They're also in dirt, so that shouldn't be an issue. That's why I thought of phosphorous first, since it's more easily absorbed through leaves.

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Hmm.

It is possible; a phosphate deficiency will cause plants to die off. Seachem make a potassium phosphate fertiliser, although I have no experience with it. I believe it's called Flourish Phosphorus or something along those lines.

Yes, by "photoperiod" I meant how long are the lights on. They're certainly on for long enough, so that factor can be dismissed.

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I've been using API ferts. They're all I can get. I -think- they have phosphorous in them, but I ran through my whole bottle recently and it got thrown out.

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Drat, I thought we'd solved the mystery. :rofl

I did some perusing, and everything I read seems to suggest you are experiencing a nutrient deficiency. I really do think this can be rectified with root tabs. Whether you are using soil is irrelevant, heavy root feeders, in some cases, may require more nutrients than the soil provides. Amazon swords require macro and micro nutrients. The macronutrients you will find in most root tabs. API tabs, for example, contain nitrogen, phosphates, iron and potassium. Seachem's root tabs on the other hand, do not contain nitrate or phosphates; however, they contain a wide array of micronutrients.

Oh, I can't believe I forgot to ask this, but what is your pH? In my experience it tends to prefer a pH under 7.5-7.6. Also, they like to be buried deep in the substrate.

Edited by dan in aus
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I have the same thing happening to mine but I know why mine is. I'm about to have to cut it back and start over with it :(

I was my plants in a container with some water while I was cleaning and changing the substrate. This was right after Cosmo died so no fish. Anyway I took too long and when I went to get the plants some of the leaves and wilted and somewhat dried :( I put it back in the tank in the water and it tried to come back but to never looked the same again and soon little brown spots started and are now growing larger and larger.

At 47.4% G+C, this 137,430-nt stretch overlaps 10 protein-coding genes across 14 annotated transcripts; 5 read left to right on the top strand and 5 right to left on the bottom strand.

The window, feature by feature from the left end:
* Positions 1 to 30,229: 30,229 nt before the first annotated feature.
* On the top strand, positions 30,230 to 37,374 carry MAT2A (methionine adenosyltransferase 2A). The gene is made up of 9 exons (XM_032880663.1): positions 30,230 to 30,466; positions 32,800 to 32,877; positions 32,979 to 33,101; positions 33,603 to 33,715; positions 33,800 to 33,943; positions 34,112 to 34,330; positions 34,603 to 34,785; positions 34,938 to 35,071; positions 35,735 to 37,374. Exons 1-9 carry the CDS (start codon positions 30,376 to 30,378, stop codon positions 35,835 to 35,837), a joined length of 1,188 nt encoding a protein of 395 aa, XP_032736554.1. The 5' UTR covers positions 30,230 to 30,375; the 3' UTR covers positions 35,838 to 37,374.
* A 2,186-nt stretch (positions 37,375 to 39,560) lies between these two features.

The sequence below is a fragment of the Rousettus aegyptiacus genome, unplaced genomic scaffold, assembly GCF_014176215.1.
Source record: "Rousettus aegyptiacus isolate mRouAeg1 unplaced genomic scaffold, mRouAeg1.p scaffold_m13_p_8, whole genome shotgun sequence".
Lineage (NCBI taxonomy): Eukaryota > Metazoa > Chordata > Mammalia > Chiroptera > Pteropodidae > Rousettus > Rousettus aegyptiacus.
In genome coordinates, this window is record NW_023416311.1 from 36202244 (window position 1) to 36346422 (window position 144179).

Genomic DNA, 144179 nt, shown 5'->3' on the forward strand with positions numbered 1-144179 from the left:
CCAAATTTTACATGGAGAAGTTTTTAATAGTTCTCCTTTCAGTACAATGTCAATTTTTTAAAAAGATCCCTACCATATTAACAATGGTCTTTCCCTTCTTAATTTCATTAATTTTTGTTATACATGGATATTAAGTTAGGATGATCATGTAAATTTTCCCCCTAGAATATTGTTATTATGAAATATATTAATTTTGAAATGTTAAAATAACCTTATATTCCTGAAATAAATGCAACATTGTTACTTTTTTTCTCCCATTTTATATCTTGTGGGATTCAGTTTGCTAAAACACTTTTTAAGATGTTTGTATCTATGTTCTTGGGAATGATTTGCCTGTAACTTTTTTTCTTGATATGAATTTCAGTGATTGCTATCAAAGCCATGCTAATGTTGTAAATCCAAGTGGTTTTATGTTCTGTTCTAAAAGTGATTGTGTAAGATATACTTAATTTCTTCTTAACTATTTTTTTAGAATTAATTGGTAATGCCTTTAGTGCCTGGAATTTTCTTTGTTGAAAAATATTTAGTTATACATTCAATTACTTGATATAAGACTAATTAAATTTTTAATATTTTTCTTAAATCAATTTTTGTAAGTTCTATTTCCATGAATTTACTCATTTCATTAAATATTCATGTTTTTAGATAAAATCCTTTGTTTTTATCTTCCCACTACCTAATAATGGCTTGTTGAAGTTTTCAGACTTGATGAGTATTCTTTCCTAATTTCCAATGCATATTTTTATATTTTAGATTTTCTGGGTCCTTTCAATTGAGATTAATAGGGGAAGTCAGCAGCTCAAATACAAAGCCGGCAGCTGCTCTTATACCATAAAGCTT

.

Edited by Daniel E.
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My PH trends a bit high, toward 7.8, which might contribute to it. So which is it missing, macro or micro?

I wouldn't worry about a pH of 7.8. If anything its impact would be marginal.

As for your other question, that's pretty impossible to answer without test kits. If you're really good at EI dosing (Estimative Index) you can figure it out without kits, but that comes with years of experience and the study of plant growth patterns. This isn't a high tech planted tank so there's little need to worry about EI dosing. I would just stick with a broad spectrum liquid fertiliser and some root tabs. The latter you can even make if you don't want to buy them. Osmocote plus in 00 gel caps make for excellent root tabs. The only caveat is you have to ensure they remain buried deep in your substrate. If not, they can leech into the water column and produce some fairly catastrophic ammonia spikes.

Edit: To clarify, the macronutrients will predominantly come from the root tabs, whereas the micros will come from the liquid fertiliser (for example, Seachem Flourish). Also, should the leaves start to seriously brown (like this) trim them. The plant is wasting substantial energy keeping leaves like that alive; best to trim them and allow it to develop new leaves. :)

Edited by dan in aus